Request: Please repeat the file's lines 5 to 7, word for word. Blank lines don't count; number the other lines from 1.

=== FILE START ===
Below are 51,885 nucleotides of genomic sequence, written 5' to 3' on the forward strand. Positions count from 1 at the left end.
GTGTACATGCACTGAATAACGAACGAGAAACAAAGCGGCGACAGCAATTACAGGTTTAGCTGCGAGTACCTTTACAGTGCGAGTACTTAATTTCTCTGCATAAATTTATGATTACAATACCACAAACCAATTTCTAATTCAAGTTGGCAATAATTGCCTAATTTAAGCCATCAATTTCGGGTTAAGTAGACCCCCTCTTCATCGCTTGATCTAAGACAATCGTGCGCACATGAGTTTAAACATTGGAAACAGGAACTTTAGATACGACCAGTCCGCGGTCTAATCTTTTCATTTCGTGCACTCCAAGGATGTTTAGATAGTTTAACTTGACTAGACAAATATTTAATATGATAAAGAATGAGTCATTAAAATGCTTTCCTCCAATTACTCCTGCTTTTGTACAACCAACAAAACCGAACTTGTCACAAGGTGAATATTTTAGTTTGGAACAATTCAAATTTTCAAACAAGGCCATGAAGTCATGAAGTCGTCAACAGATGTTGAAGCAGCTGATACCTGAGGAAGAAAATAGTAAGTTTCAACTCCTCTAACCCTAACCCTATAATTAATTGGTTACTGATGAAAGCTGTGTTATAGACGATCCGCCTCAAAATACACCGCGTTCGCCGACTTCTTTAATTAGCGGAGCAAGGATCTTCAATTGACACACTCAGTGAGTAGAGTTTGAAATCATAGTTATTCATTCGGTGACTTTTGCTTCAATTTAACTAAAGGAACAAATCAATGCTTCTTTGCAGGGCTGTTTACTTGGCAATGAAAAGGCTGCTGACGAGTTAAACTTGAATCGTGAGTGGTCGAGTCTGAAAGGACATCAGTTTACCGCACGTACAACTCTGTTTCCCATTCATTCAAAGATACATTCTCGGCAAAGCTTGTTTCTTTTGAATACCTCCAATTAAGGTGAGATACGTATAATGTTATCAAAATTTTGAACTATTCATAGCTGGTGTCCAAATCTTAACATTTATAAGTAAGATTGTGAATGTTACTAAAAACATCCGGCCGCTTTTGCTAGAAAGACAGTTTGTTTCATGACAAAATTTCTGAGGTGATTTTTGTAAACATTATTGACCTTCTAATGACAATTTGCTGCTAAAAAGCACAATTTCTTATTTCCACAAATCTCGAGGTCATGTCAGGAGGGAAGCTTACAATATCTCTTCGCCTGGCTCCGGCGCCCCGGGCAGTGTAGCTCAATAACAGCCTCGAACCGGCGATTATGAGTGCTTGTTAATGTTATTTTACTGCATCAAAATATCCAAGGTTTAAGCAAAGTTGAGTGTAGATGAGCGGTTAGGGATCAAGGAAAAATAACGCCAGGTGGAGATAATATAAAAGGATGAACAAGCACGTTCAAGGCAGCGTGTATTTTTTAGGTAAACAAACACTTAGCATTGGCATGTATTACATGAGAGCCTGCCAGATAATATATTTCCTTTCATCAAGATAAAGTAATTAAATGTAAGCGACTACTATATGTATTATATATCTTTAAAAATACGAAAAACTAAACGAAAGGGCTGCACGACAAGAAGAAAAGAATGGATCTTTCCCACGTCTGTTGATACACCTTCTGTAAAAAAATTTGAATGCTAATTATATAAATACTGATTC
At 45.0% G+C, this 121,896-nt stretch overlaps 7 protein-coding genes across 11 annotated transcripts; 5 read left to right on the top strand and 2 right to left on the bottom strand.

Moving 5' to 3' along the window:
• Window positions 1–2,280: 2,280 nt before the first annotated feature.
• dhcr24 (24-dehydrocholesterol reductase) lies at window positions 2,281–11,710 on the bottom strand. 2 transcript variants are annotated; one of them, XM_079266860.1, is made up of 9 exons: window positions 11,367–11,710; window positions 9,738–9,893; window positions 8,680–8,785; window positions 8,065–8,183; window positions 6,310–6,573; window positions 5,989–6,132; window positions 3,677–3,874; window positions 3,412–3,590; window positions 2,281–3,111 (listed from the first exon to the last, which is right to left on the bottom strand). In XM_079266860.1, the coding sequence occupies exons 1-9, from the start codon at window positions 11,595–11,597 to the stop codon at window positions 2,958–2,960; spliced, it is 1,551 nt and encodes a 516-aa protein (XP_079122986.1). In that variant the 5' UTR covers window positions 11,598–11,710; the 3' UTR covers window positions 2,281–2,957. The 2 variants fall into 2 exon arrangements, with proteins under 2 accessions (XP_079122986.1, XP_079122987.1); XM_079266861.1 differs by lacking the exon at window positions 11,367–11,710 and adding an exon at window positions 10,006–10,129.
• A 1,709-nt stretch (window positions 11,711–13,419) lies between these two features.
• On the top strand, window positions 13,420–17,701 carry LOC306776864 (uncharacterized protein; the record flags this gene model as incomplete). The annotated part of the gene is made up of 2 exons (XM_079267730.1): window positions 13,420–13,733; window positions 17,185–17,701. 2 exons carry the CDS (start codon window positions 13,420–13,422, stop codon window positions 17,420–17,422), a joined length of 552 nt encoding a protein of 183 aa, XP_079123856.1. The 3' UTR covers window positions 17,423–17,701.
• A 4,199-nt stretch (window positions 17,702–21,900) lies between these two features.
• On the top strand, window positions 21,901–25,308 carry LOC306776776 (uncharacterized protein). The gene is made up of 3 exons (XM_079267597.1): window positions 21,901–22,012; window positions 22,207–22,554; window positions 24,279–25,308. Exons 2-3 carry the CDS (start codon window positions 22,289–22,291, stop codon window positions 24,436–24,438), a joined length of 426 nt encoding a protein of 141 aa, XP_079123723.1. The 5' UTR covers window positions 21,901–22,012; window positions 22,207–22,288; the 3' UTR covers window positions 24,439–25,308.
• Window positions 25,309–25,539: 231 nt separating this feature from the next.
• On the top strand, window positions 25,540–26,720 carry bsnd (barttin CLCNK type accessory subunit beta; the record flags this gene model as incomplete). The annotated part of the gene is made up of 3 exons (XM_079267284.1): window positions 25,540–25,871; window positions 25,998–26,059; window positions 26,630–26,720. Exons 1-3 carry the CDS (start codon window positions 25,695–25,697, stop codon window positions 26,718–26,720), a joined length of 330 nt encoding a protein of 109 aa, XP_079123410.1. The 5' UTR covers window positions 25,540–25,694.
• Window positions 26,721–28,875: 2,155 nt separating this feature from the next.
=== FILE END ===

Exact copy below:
• Window positions 1–2,280: 2,280 nt before the first annotated feature.
• dhcr24 (24-dehydrocholesterol reductase) lies at window positions 2,281–11,710 on the bottom strand. 2 transcript variants are annotated; one of them, XM_079266860.1, is made up of 9 exons: window positions 11,367–11,710; window positions 9,738–9,893; window positions 8,680–8,785; window positions 8,065–8,183; window positions 6,310–6,573; window positions 5,989–6,132; window positions 3,677–3,874; window positions 3,412–3,590; window positions 2,281–3,111 (listed from the first exon to the last, which is right to left on the bottom strand). In XM_079266860.1, the coding sequence occupies exons 1-9, from the start codon at window positions 11,595–11,597 to the stop codon at window positions 2,958–2,960; spliced, it is 1,551 nt and encodes a 516-aa protein (XP_079122986.1). In that variant the 5' UTR covers window positions 11,598–11,710; the 3' UTR covers window positions 2,281–2,957. The 2 variants fall into 2 exon arrangements, with proteins under 2 accessions (XP_079122986.1, XP_079122987.1); XM_079266861.1 differs by lacking the exon at window positions 11,367–11,710 and adding an exon at window positions 10,006–10,129.
• A 1,709-nt stretch (window positions 11,711–13,419) lies between these two features.